Right now, barns are really hot. A lot of places have barns or other out of the box options. These can be less costly but you have to think about all the decor you have to put in it to make it a usable spot. 

You just hit the nail on the head. I think there’s two paths that someone can take – the wedding venues, here locally we have mansions, country clubs, you name it. And you also have the out of the box scenarios like a personal residence. It could be a rented Air BNB, a local hall, or something else.  

But if you know what you can do with that space, then you can definitely think outside the box and start picking places that aren’t cookie cutter. So you have to think about the kind of event and venue you want. 

Especially if you go to a venue that is not a wedding venue. You have to really be willing to educate the people at that space because they don’t do big events like that all the time. For example, I did an event at a VFW Hall and I said I’m bringing in tables. They didn’t understand it but I wanted round tables for nicer linens – not their 8’ long tables. But you have to be really careful not to insult the venues either.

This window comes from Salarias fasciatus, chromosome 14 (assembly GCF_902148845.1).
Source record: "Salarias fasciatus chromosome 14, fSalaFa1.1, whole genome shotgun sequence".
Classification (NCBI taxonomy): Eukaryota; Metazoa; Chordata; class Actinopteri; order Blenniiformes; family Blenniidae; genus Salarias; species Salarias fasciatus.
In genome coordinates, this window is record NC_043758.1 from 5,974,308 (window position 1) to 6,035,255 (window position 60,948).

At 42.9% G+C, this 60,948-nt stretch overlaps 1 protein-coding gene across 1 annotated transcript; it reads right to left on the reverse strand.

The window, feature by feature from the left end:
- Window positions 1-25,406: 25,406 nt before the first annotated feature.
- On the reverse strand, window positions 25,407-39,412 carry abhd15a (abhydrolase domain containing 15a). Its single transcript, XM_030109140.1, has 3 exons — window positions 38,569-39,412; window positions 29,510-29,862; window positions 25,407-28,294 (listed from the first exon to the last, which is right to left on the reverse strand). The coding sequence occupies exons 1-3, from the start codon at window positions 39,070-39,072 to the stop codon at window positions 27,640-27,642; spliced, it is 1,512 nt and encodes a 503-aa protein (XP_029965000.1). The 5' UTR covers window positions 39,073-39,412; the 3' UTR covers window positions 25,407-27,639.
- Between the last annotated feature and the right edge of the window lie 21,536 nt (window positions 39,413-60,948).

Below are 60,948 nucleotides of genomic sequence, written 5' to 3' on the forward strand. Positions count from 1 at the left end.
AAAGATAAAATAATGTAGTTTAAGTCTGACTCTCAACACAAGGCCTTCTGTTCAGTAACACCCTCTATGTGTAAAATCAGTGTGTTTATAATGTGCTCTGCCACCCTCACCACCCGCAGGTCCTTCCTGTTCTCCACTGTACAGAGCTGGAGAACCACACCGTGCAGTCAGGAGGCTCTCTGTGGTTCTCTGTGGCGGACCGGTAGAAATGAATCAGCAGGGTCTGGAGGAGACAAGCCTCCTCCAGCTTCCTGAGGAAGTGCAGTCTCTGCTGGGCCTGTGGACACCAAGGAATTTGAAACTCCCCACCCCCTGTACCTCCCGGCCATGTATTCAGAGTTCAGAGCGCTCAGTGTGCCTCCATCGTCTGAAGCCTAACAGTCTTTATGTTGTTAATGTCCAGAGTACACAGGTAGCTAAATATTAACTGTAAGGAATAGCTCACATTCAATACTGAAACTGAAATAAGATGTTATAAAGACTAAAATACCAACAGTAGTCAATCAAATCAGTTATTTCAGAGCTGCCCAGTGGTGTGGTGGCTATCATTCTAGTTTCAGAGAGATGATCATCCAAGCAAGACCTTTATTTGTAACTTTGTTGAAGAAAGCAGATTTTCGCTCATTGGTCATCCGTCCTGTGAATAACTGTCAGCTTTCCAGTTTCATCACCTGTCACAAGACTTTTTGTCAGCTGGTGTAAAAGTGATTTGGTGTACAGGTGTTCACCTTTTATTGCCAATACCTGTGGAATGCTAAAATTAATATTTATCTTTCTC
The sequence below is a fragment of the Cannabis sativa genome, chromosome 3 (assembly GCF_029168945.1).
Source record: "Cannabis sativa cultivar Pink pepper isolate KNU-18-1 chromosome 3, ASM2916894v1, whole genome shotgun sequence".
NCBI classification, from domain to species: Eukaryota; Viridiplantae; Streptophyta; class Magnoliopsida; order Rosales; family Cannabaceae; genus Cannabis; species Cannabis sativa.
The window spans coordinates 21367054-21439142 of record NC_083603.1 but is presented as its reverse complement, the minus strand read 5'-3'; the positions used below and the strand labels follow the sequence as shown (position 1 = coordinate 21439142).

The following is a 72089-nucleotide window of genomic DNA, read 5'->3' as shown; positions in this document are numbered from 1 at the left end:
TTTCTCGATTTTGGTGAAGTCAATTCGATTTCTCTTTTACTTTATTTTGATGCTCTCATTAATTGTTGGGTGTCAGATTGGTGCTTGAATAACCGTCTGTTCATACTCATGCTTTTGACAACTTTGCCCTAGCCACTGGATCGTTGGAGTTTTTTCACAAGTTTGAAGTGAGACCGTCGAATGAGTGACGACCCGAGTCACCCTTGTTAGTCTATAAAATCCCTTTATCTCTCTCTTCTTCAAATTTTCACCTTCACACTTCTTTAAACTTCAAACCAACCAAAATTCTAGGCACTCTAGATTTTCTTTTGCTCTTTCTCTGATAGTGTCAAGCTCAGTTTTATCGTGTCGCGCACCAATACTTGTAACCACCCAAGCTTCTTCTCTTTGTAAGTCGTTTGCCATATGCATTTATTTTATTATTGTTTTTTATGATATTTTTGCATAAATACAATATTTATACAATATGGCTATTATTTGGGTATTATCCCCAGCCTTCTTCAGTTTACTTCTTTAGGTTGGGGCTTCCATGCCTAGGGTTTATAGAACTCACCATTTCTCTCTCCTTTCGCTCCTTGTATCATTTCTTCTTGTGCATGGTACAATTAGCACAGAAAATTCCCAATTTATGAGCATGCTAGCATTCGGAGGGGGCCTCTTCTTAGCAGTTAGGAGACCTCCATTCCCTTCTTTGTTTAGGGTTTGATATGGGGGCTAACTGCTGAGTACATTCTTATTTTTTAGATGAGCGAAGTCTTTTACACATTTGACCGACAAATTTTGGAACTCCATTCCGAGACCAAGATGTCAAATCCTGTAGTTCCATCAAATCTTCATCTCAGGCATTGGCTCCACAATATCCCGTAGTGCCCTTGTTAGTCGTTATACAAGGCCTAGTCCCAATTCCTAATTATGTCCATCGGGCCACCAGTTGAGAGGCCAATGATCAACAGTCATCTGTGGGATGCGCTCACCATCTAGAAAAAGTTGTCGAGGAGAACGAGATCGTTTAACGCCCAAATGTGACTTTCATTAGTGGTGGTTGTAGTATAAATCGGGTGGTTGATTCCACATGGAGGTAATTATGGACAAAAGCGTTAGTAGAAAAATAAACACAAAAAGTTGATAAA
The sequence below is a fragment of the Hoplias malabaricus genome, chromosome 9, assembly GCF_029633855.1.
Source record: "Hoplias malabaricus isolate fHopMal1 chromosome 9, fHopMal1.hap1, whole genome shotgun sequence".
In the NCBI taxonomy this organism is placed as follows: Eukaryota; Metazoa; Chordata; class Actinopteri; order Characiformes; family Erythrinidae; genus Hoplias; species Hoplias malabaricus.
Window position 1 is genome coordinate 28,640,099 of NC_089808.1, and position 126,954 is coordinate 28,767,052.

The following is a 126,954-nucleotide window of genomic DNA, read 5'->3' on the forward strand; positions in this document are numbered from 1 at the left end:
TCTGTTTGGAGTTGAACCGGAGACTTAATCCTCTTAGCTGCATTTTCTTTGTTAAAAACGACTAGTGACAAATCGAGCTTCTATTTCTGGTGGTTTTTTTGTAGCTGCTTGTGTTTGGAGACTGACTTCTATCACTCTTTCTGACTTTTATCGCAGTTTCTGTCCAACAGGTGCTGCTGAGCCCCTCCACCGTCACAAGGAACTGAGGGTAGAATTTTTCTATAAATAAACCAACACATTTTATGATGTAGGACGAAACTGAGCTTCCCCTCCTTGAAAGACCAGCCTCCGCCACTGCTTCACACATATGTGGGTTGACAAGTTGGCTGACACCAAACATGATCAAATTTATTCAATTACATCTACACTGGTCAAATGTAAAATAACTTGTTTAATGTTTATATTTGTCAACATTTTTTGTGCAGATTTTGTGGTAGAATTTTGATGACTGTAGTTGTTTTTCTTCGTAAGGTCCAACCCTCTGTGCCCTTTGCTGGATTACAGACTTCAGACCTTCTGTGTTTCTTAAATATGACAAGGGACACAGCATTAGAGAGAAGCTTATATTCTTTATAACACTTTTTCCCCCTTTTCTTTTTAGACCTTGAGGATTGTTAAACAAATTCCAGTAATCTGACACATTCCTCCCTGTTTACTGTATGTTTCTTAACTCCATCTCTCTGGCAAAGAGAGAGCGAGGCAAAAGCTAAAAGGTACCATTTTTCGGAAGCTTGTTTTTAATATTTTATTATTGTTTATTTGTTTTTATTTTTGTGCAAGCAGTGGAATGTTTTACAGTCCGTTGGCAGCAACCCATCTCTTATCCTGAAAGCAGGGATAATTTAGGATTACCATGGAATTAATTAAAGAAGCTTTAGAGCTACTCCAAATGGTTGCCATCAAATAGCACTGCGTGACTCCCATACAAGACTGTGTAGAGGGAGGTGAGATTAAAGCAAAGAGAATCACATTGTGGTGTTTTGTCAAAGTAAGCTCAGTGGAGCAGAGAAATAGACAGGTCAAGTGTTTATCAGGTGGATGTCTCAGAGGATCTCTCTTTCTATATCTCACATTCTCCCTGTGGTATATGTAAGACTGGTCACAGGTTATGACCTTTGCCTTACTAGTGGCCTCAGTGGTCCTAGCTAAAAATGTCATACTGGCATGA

You also need to think about when you’re able to come in and doing your decorations. 

Does it limit what you can do as far as decor goes? 

It depends on if you’re doing yourself or if you’re going to hire someone and accompany the things that they need to do, especially a site inspection. Those inspections help you determine if the style that you want is possible in every site. There’s a lot of things you can do in a non-traditional space but you have to be smart about it! 

Sometimes this is really hard for people who don’t have a creative mind to understand what they can do. And sometimes it’s not. 

I think when you start looking at venues, you gotta keep an open mind. I’ve had a lot of brides saying, I can’t go there because I had my junior prom there. Well, you got to step into it with a different thought process. You’re not the same age and you can’t rule things out until you clear your mind.